“I learned that we cannot judge victims of domestic violence,” says Vanuza. We empower young women in Angola
Young women living in Bié and Huíla provinces, central Angola, are meeting together to discuss problems like domestic violence, and work towards gender equality. People in Need’s (PIN) gender and civil society programme supports these groups; through the programme they begin to see themselves as the change makers they can be in their communities.
“I hope that women know their rights, how to empower themselves and have a voice,” says Vanuza da Cruz, the 30-year-old president of the Young Women’s Association in Huíla. “The group works to boost self-esteem, respect and dignity of women, and foster their creativity, initiative and entrepreneurship,” adds Delfina da Costa, the 21-year-old president of the Young Women’s Association in Bié. The groups were created in 2017 with PIN’s support.
PIN provides technical and financial support to activities developed by both associations, and organizes trainings through which the young women build their ability to complete projects related to gender in the communities where they live. Actions are part of FOCO project, developed by PIN in Angola in 2013 and funded by the European Union and Czech Development Agency.
Information and awareness raising
“PIN has supported us a lot, mainly in training. After PIN started working with us, many women empowered themselves,” says Arlete Antonio, a member of the Young Women Association in Huíla. “I didn’t know about many subjects, but I took part in activities promoted by PIN, specially training in leadership, gender, violence and the rights of women,” the 25-year-old adds.
The programme provides information about Angolan laws and public policies related to gender issues. PIN and our national partners also created a public campaign to raise awareness of thousands of people in Bié and Huíla about gender issues.
PIN also works to raise awareness about domestic violence and violence against children, strengthening the exchange of experiences between governmental and non-governmental institutions that are part of social protection networks. “I learned that we cannot judge victims of domestic violence, because we tend to judge without knowing the story,” says Vanuza da Cruz after attending a PIN training on gender-based violence.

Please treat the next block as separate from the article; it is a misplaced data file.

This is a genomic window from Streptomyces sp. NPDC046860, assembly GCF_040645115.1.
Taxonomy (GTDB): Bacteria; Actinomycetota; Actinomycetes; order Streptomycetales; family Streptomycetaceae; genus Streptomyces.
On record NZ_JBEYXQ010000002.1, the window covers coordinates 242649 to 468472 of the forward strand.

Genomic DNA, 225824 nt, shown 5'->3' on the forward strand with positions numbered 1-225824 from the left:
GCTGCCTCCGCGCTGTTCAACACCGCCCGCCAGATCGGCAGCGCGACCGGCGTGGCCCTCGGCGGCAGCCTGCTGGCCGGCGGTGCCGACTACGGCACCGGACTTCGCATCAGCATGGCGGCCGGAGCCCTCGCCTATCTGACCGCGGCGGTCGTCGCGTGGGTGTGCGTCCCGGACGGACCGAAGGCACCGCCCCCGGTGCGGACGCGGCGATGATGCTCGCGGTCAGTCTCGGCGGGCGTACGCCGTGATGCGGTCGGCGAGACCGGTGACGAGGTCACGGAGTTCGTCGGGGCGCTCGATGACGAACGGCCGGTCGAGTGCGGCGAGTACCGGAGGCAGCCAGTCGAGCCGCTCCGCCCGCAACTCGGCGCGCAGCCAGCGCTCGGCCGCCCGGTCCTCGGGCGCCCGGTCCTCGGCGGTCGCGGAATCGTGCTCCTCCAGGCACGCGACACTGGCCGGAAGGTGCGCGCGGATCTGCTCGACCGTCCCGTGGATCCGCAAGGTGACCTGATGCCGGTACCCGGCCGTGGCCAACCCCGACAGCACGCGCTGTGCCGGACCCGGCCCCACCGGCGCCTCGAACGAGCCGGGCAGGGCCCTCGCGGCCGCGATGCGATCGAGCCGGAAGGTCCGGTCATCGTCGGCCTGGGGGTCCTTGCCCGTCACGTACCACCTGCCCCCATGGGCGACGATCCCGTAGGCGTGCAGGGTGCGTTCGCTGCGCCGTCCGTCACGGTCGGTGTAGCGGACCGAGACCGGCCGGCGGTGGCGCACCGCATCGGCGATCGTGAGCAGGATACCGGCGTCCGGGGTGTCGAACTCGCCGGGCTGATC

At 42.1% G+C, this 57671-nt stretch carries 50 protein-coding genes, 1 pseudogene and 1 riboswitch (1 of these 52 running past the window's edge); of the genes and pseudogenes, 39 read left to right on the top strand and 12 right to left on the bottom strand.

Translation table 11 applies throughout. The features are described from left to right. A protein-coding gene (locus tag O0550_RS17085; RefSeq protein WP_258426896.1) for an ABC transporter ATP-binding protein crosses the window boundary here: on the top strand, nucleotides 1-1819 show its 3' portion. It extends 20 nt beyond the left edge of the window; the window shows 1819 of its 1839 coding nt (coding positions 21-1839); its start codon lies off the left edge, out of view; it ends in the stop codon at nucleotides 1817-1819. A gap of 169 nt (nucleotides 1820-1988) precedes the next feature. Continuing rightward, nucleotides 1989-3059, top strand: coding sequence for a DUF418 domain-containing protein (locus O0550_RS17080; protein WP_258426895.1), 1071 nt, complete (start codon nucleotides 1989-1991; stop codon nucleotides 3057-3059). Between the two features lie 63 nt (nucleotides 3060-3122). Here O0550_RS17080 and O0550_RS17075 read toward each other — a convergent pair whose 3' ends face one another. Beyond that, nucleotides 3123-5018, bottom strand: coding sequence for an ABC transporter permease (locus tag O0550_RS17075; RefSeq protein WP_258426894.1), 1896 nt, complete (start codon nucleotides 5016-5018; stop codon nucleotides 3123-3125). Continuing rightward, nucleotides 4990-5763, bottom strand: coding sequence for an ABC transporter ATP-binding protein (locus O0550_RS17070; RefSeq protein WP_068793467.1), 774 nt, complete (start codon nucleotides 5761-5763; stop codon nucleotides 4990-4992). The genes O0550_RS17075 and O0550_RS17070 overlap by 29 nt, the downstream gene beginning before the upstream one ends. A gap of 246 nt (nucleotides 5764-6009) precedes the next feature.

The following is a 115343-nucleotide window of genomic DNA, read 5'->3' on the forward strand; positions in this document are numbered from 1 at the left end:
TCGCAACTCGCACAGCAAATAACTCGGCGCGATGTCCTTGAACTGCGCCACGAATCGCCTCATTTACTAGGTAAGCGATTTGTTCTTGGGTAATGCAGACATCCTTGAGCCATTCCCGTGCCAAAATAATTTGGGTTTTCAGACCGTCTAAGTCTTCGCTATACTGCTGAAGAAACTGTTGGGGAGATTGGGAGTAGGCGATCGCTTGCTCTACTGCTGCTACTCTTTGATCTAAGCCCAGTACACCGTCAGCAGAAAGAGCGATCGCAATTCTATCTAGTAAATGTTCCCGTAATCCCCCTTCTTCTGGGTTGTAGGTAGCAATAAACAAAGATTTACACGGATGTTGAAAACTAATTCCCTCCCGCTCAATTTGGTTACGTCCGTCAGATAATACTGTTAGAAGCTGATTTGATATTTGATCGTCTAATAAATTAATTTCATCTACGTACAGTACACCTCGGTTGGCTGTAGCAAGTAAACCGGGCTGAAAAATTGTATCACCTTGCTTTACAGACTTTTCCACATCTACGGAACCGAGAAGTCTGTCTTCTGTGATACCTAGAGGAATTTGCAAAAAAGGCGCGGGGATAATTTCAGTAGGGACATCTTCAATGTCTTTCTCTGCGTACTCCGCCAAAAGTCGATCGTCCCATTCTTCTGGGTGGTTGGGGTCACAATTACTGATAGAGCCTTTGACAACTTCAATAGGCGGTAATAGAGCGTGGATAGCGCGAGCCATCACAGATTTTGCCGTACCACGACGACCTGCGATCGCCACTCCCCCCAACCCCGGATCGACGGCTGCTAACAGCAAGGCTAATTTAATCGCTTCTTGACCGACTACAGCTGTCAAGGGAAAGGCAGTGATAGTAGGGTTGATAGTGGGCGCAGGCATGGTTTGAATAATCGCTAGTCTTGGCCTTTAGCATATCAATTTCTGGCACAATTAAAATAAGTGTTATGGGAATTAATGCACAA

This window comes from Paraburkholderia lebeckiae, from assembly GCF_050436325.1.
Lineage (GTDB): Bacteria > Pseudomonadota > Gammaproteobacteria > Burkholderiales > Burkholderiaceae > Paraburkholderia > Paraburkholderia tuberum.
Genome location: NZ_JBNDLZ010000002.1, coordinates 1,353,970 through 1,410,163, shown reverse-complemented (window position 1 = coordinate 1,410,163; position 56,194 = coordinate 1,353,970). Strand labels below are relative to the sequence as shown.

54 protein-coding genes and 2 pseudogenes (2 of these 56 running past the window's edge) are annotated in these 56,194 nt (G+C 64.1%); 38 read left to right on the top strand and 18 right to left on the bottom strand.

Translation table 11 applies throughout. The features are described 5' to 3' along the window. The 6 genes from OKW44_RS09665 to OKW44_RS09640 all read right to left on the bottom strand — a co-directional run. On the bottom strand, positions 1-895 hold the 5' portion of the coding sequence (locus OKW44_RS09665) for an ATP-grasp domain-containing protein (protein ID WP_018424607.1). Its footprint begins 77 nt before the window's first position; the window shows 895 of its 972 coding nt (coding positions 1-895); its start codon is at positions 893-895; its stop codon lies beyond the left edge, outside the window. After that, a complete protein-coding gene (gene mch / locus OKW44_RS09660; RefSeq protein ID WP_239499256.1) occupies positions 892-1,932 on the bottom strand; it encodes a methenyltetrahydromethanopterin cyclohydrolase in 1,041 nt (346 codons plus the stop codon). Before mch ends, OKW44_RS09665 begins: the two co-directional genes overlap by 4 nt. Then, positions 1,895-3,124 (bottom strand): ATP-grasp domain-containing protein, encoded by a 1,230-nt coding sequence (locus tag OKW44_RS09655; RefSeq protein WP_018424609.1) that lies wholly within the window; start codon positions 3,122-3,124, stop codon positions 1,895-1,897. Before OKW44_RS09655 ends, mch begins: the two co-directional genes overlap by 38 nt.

From support of vulnerable women to strengthening of civil society
The support to the Young Women’s Associations is under FOCO III, the current phase of a five-year project in the gender and civil society sector. Under the first phase, implemented between 2013 and 2015 in Bié, PIN supported the creation of income-generating activities for vulnerable women, in addition to the work promoting prevention of domestic violence.
After the success of that project, PIN expanded the programme Huíla. FOCO II, which began in 2016, focuses on training members of civil society organizations – especially women – so they can represent the needs of their communities in dialog with local authorities.
FOCO III, which will last through 2019, helps women increase their knowledge, reinforce their associativism and participate more in the public sphere. “I hope that women’s lives change, particularly, that domestic violence reduces radically and that many women are empowered and believe they are capable of having a role in society,” says Arlete Antonio.